Thanks Shawn. This is very useful.
Could you shed some light on how rolled-back transactions (or not-yet-committed
transactions for that matter) are treated as far as the binary logs? Are these updates
actually go to the binary logs, thus trigger replication to the salve?
From: Shawn Green [mailto:shawn.l.green@stripped]
Sent: Monday, July 30, 2012 11:22 AM
To: Zhigang Zhang
Subject: Re: How often the slave to pull data from master?
On 7/29/2012 12:52 AM, Zhigang Zhang wrote:
>> If there are additional events beyond that, it
> retrieves those in sequence after it writes the current statement into
> the relay logs.
> I have a question about this:
> Whether the slave is sent a signal whenever the master generates each event?
Yes, the slave receives a signal but it is not a TCP (networked) signal
that the slave receives. Let me add a few more details to the 'retrieval
of events from the Binary log' part of the replication process.
Each slave that connects to a master will open a 'dump thread' process
that keeps track of the end of the binary log. This is a mini-daemon
that runs in the context of the overall MySQL server. The slave holds
and maintains an open connection with the dump thread and when there are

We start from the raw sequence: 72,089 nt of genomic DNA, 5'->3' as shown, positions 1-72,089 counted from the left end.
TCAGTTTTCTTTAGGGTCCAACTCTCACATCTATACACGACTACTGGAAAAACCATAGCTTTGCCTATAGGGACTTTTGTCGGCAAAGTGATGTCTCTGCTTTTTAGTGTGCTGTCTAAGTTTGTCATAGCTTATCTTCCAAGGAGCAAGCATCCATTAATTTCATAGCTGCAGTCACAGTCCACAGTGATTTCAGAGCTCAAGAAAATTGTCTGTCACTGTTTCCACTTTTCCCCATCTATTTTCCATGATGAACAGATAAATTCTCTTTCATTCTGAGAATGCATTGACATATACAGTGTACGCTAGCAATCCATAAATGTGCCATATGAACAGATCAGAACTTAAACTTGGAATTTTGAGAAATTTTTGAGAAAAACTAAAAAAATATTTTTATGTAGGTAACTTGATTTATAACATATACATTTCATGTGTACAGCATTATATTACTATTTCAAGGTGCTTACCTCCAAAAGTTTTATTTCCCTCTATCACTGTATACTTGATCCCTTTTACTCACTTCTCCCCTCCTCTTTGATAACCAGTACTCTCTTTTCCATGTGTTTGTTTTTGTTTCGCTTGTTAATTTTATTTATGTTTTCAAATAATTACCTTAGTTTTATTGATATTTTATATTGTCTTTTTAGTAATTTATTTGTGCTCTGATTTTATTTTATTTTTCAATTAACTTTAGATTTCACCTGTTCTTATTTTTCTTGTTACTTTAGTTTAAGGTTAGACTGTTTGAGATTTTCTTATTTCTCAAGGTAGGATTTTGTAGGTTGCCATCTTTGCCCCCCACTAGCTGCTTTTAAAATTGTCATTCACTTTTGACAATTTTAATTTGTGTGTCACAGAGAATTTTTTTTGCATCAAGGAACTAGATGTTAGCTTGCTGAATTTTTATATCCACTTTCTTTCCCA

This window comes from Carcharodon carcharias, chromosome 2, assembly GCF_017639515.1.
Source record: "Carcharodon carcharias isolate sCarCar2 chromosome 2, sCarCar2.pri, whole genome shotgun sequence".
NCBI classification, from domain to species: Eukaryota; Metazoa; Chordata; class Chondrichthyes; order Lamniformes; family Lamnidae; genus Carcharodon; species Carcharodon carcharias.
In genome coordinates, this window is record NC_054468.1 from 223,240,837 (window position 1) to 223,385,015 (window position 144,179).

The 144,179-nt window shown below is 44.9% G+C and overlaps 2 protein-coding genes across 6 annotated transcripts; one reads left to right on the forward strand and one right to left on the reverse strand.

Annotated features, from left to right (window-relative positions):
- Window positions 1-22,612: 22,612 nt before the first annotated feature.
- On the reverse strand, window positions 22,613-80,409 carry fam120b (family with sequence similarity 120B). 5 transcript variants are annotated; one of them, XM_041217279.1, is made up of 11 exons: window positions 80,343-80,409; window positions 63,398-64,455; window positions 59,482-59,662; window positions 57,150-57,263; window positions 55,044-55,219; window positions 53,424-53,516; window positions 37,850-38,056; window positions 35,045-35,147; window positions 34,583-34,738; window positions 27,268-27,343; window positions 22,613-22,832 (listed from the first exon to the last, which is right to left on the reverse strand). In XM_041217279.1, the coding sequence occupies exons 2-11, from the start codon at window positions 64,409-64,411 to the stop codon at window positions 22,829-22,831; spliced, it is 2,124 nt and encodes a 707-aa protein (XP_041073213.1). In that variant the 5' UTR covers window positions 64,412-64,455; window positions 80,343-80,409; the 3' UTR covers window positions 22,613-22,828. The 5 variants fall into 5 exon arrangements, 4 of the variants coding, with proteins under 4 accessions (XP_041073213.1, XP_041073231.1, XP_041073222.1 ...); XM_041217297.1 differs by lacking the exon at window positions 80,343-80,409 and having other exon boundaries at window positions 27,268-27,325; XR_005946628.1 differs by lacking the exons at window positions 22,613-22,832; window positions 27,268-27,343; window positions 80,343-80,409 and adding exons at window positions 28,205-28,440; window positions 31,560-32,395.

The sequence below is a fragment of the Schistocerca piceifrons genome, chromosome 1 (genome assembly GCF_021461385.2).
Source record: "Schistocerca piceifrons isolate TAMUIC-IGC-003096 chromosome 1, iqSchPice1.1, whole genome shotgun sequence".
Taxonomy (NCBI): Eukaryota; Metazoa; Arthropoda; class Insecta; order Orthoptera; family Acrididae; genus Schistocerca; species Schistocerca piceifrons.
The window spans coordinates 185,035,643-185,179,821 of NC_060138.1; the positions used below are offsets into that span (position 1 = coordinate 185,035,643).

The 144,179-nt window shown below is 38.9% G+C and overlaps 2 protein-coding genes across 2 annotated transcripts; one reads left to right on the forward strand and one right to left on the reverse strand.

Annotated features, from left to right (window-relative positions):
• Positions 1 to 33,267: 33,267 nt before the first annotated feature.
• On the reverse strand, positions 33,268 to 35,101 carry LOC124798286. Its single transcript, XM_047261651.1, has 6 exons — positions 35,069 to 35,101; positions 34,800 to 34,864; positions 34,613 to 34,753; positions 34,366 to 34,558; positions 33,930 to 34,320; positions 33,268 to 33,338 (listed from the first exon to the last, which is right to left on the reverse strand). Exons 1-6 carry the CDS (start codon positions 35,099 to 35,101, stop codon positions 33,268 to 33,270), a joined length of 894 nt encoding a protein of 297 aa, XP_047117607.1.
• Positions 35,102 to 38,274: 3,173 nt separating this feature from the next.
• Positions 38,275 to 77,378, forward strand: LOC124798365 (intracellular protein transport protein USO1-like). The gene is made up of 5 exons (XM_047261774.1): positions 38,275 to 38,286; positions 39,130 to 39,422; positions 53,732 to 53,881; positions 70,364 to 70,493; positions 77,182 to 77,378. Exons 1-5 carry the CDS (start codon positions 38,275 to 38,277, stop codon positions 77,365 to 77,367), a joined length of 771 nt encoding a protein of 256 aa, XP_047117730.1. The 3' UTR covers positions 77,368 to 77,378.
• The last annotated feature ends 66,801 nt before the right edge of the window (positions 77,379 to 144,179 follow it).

no new events to transmit to the slave, the thread goes to sleep. This
does not break the TCP/IP connection to the slave.
The 'signal' to the 'slave' is not sent via TCP to the remote server. It
is sent to it's proxy, the dump thread, using a pthread_cond_signal
event. This wakes the thread and initiates the streaming of new data to
The dump thread is initiated by the slave when it makes its connection.
This is considered a 'slave process' as it is the dedicated local
listener for the slave process. Each slave gets its own dump thread.
When the slave disconnects, the dump thread is destroyed.
Using a low-level kernel signal is much more efficient (in terms of
network usage and CPU cycles) than to continuously ping one server from
the other. This is why we chose this design.
For any additional lower-level details than this, I encourage you to
review the source as it can tell you much more than most would like to
be shared in a general forum like this list.
Also, there is a more technical discussion on the internal mechanics of
MySQL already in place. The proper place to ask for more details would
be the Internals mailing list.
MySQL Principal Technical Support Engineer
Oracle USA, Inc. - Hardware and Software, Engineered to Work Together.
Office: Blountville, TN
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